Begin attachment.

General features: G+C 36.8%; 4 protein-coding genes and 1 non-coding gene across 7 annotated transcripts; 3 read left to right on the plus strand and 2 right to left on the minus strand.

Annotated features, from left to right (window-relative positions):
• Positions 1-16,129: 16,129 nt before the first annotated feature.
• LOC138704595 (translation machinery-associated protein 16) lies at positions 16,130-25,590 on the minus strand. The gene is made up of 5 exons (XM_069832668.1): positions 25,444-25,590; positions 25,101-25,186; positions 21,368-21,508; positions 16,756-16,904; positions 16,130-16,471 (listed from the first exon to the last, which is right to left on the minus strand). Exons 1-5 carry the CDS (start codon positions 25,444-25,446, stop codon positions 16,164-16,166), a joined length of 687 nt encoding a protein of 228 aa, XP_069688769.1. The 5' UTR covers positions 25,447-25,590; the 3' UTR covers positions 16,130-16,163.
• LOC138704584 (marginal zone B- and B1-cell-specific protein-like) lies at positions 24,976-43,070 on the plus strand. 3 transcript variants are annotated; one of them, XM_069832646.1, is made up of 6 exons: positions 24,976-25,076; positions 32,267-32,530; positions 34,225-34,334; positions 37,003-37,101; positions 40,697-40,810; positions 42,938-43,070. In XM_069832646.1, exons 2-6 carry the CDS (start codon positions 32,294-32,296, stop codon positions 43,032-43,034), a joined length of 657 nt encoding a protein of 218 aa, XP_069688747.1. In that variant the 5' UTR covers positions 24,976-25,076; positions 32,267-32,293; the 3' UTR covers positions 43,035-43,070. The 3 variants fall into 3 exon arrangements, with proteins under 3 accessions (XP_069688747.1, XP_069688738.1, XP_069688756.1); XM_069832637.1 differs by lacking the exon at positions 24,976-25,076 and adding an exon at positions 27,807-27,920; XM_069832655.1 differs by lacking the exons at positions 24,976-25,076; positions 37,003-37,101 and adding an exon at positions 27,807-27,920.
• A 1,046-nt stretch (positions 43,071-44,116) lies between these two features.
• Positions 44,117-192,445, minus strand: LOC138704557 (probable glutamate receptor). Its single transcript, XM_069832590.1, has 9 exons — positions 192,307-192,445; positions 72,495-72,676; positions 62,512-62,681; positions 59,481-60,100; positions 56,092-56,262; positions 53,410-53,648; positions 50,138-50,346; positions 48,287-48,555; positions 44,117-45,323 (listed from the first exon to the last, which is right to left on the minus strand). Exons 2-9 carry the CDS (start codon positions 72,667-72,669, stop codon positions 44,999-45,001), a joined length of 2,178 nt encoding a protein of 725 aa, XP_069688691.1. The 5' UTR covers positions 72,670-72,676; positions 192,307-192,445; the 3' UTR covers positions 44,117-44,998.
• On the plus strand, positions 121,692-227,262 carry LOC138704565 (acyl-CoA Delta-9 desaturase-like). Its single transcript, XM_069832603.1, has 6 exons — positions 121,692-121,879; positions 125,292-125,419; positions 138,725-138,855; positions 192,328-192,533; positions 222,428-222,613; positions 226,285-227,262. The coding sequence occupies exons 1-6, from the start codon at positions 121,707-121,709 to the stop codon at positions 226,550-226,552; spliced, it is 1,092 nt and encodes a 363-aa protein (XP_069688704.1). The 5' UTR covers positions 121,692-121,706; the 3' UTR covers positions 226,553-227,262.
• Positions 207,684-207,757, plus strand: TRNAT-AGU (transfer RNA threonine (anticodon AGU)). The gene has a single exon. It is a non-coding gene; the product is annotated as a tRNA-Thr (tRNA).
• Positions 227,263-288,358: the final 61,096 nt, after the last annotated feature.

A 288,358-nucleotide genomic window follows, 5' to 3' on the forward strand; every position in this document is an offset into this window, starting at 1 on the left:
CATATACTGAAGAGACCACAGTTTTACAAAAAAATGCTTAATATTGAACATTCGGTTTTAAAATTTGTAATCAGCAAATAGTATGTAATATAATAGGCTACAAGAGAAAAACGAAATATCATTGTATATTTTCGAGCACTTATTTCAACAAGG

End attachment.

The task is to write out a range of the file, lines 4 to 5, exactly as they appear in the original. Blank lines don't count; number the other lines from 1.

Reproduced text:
• LOC138704595 (translation machinery-associated protein 16) lies at positions 16,130-25,590 on the minus strand. The gene is made up of 5 exons (XM_069832668.1): positions 25,444-25,590; positions 25,101-25,186; positions 21,368-21,508; positions 16,756-16,904; positions 16,130-16,471 (listed from the first exon to the last, which is right to left on the minus strand). Exons 1-5 carry the CDS (start codon positions 25,444-25,446, stop codon positions 16,164-16,166), a joined length of 687 nt encoding a protein of 228 aa, XP_069688769.1. The 5' UTR covers positions 25,447-25,590; the 3' UTR covers positions 16,130-16,163.
• LOC138704584 (marginal zone B- and B1-cell-specific protein-like) lies at positions 24,976-43,070 on the plus strand. 3 transcript variants are annotated; one of them, XM_069832646.1, is made up of 6 exons: positions 24,976-25,076; positions 32,267-32,530; positions 34,225-34,334; positions 37,003-37,101; positions 40,697-40,810; positions 42,938-43,070. In XM_069832646.1, exons 2-6 carry the CDS (start codon positions 32,294-32,296, stop codon positions 43,032-43,034), a joined length of 657 nt encoding a protein of 218 aa, XP_069688747.1. In that variant the 5' UTR covers positions 24,976-25,076; positions 32,267-32,293; the 3' UTR covers positions 43,035-43,070. The 3 variants fall into 3 exon arrangements, with proteins under 3 accessions (XP_069688747.1, XP_069688738.1, XP_069688756.1); XM_069832637.1 differs by lacking the exon at positions 24,976-25,076 and adding an exon at positions 27,807-27,920; XM_069832655.1 differs by lacking the exons at positions 24,976-25,076; positions 37,003-37,101 and adding an exon at positions 27,807-27,920.